- Continue calling on students until there is a class consensus
5. Repeat Steps 3 and 4 on the next paragraph
6. In the remaining 15-20 minutes of class time, students should work individually (or in pairs) to do a careful, focused revision of their own draft for excessively wordy passages.
Note to the Instructor: Steps 3 and 4 work particularly well if made a friendly competition between you and the class. Compare the final version you come up with that of the whole class, offering a small inceptive if students beat you 4 out of 5 paragraphs.
Purpose: This exercise is an attempt to get students to see that what they think they have written is not always what they actually have on the page. It can also be attempt to have students forge their own opinions, in particular about a reading assignment, and be able to back up those opinions as well. Therefore students will need to have made a close reading of a text in order to be able to validate their idea and beliefs.
Description: As a workshop exercise, students will break into pairs and exchange a copy of their paper draft with one another. Each will need two blank sheets of paper for responding to the drafts. As a critical response to a reading, students will need to have close-read the assignment, and have two blank sheets of paper for their responses.
Suggested Time: 20 minutes to a full class period.
As a workshop- Students should come prepared with an early draft of their argumentative or persuasive papers from ENC1101 or ENC1102. Ask students to get into pairs. Then ask your students to write the following: 1) In one sentence, their main position or thesis. 2) A list of their opinions included within the paper ( you may want to say at least 3 or at least 5, etc.) 3)Any possible counter-arguments to their opinions. Then ask students to put that first sheet (with the three sections just listed) away and switch and read their partner’s paper. Then ask the students to write down, for their partner’s paper, the same thing they write down for their own: 1)The thesis 2)the opinions 3) counter-opinions. Ask students to bring out the original sheets from their self-analysis and then compare the differences between what they thought was in their paper and what an outside reader thought was inherent in their text.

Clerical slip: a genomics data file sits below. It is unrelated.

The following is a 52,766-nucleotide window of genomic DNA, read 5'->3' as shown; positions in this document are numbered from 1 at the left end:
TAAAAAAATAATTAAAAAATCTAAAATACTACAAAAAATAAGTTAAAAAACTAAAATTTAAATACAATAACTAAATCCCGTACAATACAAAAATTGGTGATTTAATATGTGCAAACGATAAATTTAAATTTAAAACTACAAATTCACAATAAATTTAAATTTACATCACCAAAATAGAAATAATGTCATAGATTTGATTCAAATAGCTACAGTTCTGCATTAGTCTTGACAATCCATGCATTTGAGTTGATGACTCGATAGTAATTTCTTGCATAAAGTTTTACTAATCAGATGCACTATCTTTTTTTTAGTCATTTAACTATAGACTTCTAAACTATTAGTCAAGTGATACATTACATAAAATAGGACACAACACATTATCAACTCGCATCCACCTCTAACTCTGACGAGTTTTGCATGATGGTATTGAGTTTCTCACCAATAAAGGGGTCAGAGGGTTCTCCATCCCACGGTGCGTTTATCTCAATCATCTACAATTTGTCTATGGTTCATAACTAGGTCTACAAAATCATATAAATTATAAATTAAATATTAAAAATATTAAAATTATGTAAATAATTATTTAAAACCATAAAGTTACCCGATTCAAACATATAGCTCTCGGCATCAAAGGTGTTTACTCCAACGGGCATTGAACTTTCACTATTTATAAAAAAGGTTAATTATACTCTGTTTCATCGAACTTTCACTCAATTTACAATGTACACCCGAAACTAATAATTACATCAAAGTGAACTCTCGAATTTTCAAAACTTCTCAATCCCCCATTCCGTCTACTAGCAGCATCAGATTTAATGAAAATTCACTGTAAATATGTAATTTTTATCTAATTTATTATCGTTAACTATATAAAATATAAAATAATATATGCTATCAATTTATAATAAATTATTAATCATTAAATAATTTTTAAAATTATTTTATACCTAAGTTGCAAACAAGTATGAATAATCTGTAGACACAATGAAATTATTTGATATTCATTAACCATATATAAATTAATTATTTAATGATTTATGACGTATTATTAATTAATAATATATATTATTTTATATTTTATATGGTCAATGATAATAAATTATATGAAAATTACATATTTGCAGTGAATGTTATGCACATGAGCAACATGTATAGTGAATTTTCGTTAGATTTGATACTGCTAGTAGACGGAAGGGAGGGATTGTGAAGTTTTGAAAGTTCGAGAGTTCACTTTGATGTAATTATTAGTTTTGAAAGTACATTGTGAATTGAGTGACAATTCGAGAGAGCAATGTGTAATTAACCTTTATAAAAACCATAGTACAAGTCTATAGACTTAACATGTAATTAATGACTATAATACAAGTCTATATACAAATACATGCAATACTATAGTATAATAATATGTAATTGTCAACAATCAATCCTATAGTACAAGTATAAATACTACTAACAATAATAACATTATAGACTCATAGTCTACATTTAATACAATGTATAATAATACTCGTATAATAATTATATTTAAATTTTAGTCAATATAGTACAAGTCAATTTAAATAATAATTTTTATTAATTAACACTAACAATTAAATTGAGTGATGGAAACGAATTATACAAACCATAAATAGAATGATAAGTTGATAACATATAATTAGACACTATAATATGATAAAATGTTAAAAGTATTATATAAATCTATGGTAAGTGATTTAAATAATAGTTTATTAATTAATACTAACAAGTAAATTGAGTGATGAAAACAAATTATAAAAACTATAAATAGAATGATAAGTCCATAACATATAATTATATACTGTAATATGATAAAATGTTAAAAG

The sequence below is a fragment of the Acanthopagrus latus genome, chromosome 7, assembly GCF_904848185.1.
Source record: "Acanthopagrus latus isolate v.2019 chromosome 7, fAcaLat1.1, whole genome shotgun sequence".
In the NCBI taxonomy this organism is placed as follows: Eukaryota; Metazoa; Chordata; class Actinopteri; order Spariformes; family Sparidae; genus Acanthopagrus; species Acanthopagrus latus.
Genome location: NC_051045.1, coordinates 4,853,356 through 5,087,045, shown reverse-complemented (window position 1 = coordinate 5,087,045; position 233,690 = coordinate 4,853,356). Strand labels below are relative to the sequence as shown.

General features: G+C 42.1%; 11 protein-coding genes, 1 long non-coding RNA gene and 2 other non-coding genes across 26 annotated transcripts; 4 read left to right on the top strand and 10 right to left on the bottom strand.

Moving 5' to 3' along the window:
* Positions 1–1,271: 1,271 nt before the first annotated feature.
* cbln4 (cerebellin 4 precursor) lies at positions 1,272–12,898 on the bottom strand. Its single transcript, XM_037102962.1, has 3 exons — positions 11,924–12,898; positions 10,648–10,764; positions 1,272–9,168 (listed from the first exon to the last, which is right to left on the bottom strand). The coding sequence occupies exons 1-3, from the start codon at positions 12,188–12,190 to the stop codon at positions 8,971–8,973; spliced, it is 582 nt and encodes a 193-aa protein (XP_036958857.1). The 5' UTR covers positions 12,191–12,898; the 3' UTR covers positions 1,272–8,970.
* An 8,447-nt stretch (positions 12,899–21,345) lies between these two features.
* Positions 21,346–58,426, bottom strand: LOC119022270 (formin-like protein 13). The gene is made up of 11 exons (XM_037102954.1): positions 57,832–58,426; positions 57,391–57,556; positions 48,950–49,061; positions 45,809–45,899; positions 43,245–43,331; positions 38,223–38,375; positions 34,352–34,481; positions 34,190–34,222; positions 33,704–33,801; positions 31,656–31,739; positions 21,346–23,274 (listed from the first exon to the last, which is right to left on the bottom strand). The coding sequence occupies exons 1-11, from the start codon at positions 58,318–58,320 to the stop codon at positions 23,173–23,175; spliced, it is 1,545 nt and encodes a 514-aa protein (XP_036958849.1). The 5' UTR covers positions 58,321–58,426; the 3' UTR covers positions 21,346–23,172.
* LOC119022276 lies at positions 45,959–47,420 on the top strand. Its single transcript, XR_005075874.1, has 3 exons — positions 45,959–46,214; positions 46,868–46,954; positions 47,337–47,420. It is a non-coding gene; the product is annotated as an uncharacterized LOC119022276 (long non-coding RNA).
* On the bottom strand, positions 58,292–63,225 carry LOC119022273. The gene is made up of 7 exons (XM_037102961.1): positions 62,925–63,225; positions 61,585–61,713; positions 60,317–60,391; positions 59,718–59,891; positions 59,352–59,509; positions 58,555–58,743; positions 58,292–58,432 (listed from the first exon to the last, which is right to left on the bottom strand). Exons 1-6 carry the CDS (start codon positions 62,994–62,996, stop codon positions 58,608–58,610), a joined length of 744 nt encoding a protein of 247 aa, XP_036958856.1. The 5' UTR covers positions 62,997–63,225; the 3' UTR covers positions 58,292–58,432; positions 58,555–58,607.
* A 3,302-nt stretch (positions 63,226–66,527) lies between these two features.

As a critical response- Ask students to write a response or a short paper to a piece of fiction--preferably one that is wide open to interpretation (this exercise could work if all students were asked to read the same piece of fiction and then be able to discuss it, but I like it better with a response). Follow the same procedure as above.
Hopefully, some students will realize that their opinions were not well supported or that they did not express that which they thought as well as possible. Ask the class for some examples/highlights from partner discussion. This exercise also will reveal the different ways in which people read texts and think about them.
Purpose: To prepare students for workshopping and the writing of their first paper. An easy exercise for demonstrating descriptive writing - and descriptive responding.
Description: This is a way of showing your students which subjects and what language are worthwhile for the paper assignment they are drafting, and also what you expect from workshop sessions. You'll write a 3-page draft (not too long to go over in a class period) of the paper your students are writing to go over with the class in order to model both workshopping and what is possible for the assignment (typically the first assignment). This can be a good exercise to do after the class has read Rick Straub's "Responding, Really Responding, to Student Writing".